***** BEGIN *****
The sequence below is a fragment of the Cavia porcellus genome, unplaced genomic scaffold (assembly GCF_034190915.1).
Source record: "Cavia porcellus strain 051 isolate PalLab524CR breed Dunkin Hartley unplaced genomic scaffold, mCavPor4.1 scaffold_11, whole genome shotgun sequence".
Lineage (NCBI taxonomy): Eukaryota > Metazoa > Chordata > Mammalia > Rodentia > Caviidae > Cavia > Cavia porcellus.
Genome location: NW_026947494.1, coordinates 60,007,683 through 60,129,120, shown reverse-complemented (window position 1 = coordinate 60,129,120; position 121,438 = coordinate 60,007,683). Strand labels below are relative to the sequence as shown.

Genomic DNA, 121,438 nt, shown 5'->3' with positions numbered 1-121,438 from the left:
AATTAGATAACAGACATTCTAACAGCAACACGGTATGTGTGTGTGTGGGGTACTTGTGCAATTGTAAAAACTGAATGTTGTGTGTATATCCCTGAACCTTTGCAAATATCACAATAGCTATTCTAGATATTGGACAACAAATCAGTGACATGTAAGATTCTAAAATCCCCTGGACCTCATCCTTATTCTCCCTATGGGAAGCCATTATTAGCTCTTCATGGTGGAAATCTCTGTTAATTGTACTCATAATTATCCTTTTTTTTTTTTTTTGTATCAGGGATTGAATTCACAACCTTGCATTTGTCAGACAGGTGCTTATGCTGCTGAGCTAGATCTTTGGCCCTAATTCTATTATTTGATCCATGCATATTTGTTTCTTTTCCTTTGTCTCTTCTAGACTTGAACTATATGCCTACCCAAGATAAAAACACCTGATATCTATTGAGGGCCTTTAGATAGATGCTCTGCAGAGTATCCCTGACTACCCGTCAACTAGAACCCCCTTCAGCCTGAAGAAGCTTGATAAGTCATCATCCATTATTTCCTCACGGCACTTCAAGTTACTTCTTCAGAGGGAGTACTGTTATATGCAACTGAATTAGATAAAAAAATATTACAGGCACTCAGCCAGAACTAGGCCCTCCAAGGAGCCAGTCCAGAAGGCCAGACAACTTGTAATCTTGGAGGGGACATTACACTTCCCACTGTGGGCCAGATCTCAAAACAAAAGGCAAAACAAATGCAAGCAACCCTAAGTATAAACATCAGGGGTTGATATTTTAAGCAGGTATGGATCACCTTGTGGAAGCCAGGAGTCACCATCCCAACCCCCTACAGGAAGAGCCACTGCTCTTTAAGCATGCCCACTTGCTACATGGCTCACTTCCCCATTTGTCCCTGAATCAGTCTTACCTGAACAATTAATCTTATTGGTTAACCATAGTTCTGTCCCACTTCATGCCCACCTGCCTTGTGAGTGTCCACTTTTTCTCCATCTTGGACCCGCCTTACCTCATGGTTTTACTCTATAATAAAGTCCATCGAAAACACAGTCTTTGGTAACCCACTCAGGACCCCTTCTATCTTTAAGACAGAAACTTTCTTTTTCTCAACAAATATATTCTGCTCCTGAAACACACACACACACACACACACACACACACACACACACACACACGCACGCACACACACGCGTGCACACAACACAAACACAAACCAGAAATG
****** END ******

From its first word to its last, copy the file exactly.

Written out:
The sequence below is a fragment of the Cavia porcellus genome, unplaced genomic scaffold (assembly GCF_034190915.1).
Source record: "Cavia porcellus strain 051 isolate PalLab524CR breed Dunkin Hartley unplaced genomic scaffold, mCavPor4.1 scaffold_11, whole genome shotgun sequence".
Lineage (NCBI taxonomy): Eukaryota > Metazoa > Chordata > Mammalia > Rodentia > Caviidae > Cavia > Cavia porcellus.
Genome location: NW_026947494.1, coordinates 60,007,683 through 60,129,120, shown reverse-complemented (window position 1 = coordinate 60,129,120; position 121,438 = coordinate 60,007,683). Strand labels below are relative to the sequence as shown.

Genomic DNA, 121,438 nt, shown 5'->3' with positions numbered 1-121,438 from the left:
AATTAGATAACAGACATTCTAACAGCAACACGGTATGTGTGTGTGTGGGGTACTTGTGCAATTGTAAAAACTGAATGTTGTGTGTATATCCCTGAACCTTTGCAAATATCACAATAGCTATTCTAGATATTGGACAACAAATCAGTGACATGTAAGATTCTAAAATCCCCTGGACCTCATCCTTATTCTCCCTATGGGAAGCCATTATTAGCTCTTCATGGTGGAAATCTCTGTTAATTGTACTCATAATTATCCTTTTTTTTTTTTTTTGTATCAGGGATTGAATTCACAACCTTGCATTTGTCAGACAGGTGCTTATGCTGCTGAGCTAGATCTTTGGCCCTAATTCTATTATTTGATCCATGCATATTTGTTTCTTTTCCTTTGTCTCTTCTAGACTTGAACTATATGCCTACCCAAGATAAAAACACCTGATATCTATTGAGGGCCTTTAGATAGATGCTCTGCAGAGTATCCCTGACTACCCGTCAACTAGAACCCCCTTCAGCCTGAAGAAGCTTGATAAGTCATCATCCATTATTTCCTCACGGCACTTCAAGTTACTTCTTCAGAGGGAGTACTGTTATATGCAACTGAATTAGATAAAAAAATATTACAGGCACTCAGCCAGAACTAGGCCCTCCAAGGAGCCAGTCCAGAAGGCCAGACAACTTGTAATCTTGGAGGGGACATTACACTTCCCACTGTGGGCCAGATCTCAAAACAAAAGGCAAAACAAATGCAAGCAACCCTAAGTATAAACATCAGGGGTTGATATTTTAAGCAGGTATGGATCACCTTGTGGAAGCCAGGAGTCACCATCCCAACCCCCTACAGGAAGAGCCACTGCTCTTTAAGCATGCCCACTTGCTACATGGCTCACTTCCCCATTTGTCCCTGAATCAGTCTTACCTGAACAATTAATCTTATTGGTTAACCATAGTTCTGTCCCACTTCATGCCCACCTGCCTTGTGAGTGTCCACTTTTTCTCCATCTTGGACCCGCCTTACCTCATGGTTTTACTCTATAATAAAGTCCATCGAAAACACAGTCTTTGGTAACCCACTCAGGACCCCTTCTATCTTTAAGACAGAAACTTTCTTTTTCTCAACAAATATATTCTGCTCCTGAAACACACACACACACACACACACACACACACACACACACACACACGCACGCACACACACGCGTGCACACAACACAAACACAAACCAGAAATG